The Analysis Group just released their review of the effects of the Regional Greenhouse Gas Initiative (RGGI), and they give it an A+. They claim greenhouse gas emissions are falling, the state economies are growing, and renewable energy is on the rise. RGGI must be working, right?
Only if you grade on a curve. When you check the math, you’ll find that RGGI has no impact on emissions, has had minimal impact on improving energy efficiency, and done very little to increase wind and solar power generation.
What RGGI has done is put upward pressure on electricity rates which, in turn, has driven energy intensive businesses out of the RGGI region—along with the good-paying jobs those businesses supply. In New Hampshire, for example, the loss of these high-wage jobs has reduced real medium household income by almost $2,000 a year, while increasing electric rates.
How can the facts be so far from the Analysis Group’s reporting? Let’s check their assumptions.
RGGI works by forcing power plants to pay for emission allowances in quarterly auctions. The one point we all agree on is the cost of those allowances gets passed on to electric distributors and then onto ratepayers. Between 2015 and 2017, those auctions collected about $900 million dollars—once again, all from the pockets of customers.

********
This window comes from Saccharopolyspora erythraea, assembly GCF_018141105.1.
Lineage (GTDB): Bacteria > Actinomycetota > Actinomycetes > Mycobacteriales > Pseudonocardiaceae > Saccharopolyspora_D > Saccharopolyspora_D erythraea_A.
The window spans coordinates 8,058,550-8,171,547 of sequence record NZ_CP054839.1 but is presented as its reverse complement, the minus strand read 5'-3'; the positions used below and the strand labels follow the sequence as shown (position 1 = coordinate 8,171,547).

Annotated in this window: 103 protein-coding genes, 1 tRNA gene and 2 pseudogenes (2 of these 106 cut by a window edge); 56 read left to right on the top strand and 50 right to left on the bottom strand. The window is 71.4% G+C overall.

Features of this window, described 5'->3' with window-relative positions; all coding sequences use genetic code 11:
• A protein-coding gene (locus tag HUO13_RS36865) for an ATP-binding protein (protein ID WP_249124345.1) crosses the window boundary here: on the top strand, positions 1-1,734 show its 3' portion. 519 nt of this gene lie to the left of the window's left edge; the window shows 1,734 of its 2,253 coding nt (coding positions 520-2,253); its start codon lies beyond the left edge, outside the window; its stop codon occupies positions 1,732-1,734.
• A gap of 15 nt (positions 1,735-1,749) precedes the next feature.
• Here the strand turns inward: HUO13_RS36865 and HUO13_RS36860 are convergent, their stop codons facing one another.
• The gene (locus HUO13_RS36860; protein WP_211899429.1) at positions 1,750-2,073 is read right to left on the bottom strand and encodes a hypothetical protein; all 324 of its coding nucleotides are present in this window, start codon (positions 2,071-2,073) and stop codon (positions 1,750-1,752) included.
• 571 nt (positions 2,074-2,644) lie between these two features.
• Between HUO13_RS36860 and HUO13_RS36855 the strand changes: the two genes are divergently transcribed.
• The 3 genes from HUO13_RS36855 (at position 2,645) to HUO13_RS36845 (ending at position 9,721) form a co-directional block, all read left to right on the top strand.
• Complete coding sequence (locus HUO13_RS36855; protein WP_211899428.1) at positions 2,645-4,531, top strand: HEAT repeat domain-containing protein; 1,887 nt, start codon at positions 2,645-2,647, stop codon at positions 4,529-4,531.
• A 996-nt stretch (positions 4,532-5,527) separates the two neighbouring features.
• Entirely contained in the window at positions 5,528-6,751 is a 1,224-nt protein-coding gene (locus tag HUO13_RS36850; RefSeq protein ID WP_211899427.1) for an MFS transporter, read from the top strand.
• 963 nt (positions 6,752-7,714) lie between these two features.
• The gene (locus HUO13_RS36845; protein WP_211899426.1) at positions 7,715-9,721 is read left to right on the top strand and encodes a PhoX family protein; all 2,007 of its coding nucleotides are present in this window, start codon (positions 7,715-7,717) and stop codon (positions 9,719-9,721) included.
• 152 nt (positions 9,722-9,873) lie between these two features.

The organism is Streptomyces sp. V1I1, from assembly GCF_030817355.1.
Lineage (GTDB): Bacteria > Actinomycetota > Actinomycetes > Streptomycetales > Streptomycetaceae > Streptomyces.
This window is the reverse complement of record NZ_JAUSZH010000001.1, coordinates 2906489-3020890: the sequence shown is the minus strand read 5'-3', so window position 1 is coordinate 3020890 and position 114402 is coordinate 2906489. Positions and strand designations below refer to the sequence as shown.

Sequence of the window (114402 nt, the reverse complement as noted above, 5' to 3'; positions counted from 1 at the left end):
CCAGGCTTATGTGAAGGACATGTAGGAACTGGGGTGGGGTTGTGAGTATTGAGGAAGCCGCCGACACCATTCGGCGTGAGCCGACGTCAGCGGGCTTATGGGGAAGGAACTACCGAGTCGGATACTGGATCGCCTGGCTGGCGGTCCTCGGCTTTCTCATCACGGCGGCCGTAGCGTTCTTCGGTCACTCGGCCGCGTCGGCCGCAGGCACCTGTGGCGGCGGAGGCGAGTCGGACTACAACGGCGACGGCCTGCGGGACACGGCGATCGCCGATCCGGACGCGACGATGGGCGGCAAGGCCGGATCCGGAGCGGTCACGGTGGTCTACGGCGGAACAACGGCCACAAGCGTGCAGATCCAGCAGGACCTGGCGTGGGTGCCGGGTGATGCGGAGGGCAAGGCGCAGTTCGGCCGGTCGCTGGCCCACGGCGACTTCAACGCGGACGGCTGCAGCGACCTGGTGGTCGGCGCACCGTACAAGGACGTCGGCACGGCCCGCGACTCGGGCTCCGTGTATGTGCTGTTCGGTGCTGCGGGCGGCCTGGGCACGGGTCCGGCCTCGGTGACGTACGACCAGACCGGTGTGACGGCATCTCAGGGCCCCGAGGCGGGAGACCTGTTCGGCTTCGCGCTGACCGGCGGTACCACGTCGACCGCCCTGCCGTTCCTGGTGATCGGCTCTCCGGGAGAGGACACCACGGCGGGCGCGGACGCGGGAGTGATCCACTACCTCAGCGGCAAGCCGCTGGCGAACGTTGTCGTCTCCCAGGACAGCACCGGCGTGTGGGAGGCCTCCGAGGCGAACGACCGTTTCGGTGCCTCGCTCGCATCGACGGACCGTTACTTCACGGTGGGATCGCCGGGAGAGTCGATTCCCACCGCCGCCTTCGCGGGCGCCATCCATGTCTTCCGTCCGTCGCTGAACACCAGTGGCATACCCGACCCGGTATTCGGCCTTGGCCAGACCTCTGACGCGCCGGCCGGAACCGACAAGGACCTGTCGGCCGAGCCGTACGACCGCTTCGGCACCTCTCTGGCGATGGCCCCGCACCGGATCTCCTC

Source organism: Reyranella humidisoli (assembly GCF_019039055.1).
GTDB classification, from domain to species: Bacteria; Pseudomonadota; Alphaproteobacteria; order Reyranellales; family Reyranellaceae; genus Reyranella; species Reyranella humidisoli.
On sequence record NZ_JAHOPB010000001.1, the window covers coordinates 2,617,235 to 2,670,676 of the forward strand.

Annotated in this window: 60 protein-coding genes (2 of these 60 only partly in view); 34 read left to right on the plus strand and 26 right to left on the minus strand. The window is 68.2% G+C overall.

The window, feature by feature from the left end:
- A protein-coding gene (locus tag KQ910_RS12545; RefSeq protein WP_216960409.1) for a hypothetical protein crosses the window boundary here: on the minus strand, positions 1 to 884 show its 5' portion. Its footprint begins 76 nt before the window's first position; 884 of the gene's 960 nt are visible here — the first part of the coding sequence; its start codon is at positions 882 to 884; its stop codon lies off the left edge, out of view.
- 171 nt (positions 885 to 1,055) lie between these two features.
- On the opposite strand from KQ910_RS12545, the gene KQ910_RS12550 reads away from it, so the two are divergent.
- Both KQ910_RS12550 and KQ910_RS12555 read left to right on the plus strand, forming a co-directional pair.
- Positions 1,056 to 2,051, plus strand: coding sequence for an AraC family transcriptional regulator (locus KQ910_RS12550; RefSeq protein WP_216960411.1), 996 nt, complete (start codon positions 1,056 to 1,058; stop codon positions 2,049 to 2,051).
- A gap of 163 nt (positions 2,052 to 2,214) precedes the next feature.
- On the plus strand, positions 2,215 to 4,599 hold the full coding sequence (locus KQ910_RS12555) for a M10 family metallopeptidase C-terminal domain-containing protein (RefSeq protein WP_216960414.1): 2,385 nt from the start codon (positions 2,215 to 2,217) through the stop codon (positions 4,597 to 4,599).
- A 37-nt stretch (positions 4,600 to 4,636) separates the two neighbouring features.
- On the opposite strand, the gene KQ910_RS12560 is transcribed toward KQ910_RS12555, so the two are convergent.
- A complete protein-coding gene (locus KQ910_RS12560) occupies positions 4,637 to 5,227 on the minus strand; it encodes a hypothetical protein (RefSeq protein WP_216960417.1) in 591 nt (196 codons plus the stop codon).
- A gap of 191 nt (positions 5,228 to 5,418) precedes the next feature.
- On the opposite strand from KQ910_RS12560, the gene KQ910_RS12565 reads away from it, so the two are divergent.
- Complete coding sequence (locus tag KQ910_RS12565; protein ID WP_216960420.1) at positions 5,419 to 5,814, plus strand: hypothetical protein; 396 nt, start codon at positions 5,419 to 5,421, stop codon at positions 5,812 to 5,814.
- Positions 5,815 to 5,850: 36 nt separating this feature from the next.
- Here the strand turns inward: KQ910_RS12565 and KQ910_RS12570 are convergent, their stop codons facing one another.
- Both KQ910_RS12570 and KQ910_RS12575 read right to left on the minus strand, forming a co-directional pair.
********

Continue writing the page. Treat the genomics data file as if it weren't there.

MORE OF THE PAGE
In their report, the Analysis Group (a paid consultant for RGGI, Inc.) assumes $800 million of that money is invested in local economies where it is leveraged by indirect and induced affects into $1.4 billion of economic impact. But they’re using gross figures, not net. They don’t account for the economic impact of that $800 million if it had been saved or spent by the electric customers themselves. If the $800 million had been dropped into the economy from the sky, their analysis would be accurate. But it didn’t. The money came directly from local businesses and consumers in RGGI states who would have spent, saved or invested it themselves, thereby adding to economic growth.
That net number, alleged RGGI growth minus the loss of economic activity from ratepayers and customers, is nowhere to be found.
The other assumption is the RGGI invested revenue more than offsets the costs leading to electric bill savings, thus justifying the $1.4 billion impact estimate. They assume energy efficiency investments should lead to lower demand, and lower demand should result in lower electric prices.
The problem with this assumption is lower electric demand can actually lead to lower power plant operating efficiencies. For example, coal-fired power plants pay a higher RGGI allowance because they release about twice as much carbon dioxide as natural gas for each unit of electricity produced. These power plants were designed to run almost all the time. An analysis of power plants in two RGGI states shows operating hours fall as the plants are less competitive, the plants stop and start more often, and efficiency has fallen 16 percent The result is higher costs and emissions.